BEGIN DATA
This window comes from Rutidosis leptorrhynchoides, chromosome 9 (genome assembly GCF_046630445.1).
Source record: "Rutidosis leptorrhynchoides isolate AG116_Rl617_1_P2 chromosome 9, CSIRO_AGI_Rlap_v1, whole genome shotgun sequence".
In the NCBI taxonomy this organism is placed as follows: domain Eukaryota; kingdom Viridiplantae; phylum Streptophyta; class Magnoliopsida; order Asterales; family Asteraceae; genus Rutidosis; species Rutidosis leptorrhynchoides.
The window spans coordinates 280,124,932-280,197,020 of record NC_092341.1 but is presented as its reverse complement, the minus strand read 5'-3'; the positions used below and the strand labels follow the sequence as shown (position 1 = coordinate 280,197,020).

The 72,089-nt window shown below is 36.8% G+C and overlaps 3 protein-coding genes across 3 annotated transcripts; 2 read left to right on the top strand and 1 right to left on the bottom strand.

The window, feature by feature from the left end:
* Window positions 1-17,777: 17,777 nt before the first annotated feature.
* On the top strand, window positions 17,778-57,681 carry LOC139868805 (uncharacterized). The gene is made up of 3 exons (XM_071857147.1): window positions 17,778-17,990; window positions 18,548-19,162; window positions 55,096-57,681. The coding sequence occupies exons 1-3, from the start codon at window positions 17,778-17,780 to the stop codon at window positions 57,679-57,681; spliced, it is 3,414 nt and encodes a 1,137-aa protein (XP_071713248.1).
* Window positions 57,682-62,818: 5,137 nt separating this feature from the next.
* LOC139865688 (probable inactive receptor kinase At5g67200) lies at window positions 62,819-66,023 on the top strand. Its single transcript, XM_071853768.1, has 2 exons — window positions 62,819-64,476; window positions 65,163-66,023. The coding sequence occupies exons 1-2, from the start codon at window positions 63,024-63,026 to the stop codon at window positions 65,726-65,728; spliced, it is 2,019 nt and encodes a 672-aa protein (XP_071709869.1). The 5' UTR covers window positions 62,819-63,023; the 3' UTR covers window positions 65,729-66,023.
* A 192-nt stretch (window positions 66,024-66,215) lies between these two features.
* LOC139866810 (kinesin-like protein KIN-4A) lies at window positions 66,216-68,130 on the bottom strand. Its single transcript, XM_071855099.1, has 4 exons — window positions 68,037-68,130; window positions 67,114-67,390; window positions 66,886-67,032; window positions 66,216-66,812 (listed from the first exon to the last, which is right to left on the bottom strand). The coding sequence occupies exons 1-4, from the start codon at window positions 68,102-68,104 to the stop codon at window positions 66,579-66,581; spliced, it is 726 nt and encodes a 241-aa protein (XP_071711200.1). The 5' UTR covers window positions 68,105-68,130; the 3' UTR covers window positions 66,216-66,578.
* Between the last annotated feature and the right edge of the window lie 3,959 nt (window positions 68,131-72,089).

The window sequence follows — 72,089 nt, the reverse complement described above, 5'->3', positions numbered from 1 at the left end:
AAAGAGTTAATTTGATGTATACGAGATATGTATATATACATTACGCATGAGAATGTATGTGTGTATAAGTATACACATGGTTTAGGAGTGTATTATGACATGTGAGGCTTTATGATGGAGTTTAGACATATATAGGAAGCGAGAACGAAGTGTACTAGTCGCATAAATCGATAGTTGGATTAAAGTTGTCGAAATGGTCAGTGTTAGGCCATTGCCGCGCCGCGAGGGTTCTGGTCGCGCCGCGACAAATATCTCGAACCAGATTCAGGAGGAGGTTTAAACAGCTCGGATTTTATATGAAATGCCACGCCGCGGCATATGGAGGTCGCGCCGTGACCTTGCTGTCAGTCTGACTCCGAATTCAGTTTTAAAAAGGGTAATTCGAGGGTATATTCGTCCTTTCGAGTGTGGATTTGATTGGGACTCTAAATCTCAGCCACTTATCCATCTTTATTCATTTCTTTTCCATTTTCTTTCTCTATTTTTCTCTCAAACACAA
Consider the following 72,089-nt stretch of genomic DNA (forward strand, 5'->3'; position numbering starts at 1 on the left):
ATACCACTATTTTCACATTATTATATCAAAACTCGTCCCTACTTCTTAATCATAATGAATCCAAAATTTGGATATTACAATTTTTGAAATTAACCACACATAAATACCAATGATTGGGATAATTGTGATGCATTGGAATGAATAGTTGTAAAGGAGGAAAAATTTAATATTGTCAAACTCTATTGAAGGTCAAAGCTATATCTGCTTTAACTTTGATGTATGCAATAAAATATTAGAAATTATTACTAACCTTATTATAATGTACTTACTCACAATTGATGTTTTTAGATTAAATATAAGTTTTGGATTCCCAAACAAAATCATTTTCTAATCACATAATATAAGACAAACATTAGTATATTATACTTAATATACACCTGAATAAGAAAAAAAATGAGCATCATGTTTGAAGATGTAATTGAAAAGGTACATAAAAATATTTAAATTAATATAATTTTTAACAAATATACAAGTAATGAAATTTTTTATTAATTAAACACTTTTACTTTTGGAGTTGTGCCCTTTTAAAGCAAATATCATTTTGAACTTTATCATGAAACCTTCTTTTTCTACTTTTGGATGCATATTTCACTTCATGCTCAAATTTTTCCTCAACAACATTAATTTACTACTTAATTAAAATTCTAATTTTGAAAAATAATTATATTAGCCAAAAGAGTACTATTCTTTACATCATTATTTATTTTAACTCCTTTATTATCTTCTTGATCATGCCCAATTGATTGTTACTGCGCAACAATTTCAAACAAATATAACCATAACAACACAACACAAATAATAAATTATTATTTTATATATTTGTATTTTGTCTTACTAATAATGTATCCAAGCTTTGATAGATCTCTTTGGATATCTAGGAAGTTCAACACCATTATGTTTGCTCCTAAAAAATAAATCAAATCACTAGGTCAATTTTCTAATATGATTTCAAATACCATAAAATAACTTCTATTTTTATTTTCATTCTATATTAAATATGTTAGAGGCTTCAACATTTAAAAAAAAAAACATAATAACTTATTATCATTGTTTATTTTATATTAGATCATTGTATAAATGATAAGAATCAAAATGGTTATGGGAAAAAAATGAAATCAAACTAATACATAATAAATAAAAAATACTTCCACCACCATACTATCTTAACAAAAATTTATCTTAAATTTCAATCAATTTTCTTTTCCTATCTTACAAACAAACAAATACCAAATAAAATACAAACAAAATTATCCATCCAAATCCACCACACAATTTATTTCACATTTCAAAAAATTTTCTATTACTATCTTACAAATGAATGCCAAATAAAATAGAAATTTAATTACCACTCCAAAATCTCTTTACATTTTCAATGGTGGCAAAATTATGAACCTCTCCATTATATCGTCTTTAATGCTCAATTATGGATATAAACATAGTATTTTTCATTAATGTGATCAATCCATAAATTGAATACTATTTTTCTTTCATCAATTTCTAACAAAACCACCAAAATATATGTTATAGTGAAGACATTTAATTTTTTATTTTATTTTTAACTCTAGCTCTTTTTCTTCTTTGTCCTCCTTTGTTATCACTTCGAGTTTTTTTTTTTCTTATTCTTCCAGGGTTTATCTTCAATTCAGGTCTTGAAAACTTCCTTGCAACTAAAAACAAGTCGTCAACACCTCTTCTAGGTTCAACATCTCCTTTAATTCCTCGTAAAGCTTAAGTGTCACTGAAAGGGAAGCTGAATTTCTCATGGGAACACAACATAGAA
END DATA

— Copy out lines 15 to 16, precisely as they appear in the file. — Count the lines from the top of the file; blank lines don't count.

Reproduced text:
AAAGAGTTAATTTGATGTATACGAGATATGTATATATACATTACGCATGAGAATGTATGTGTGTATAAGTATACACATGGTTTAGGAGTGTATTATGACATGTGAGGCTTTATGATGGAGTTTAGACATATATAGGAAGCGAGAACGAAGTGTACTAGTCGCATAAATCGATAGTTGGATTAAAGTTGTCGAAATGGTCAGTGTTAGGCCATTGCCGCGCCGCGAGGGTTCTGGTCGCGCCGCGACAAATATCTCGAACCAGATTCAGGAGGAGGTTTAAACAGCTCGGATTTTATATGAAATGCCACGCCGCGGCATATGGAGGTCGCGCCGTGACCTTGCTGTCAGTCTGACTCCGAATTCAGTTTTAAAAAGGGTAATTCGAGGGTATATTCGTCCTTTCGAGTGTGGATTTGATTGGGACTCTAAATCTCAGCCACTTATCCATCTTTATTCATTTCTTTTCCATTTTCTTTCTCTATTTTTCTCTCAAACACAA
Consider the following 72,089-nt stretch of genomic DNA (forward strand, 5'->3'; position numbering starts at 1 on the left):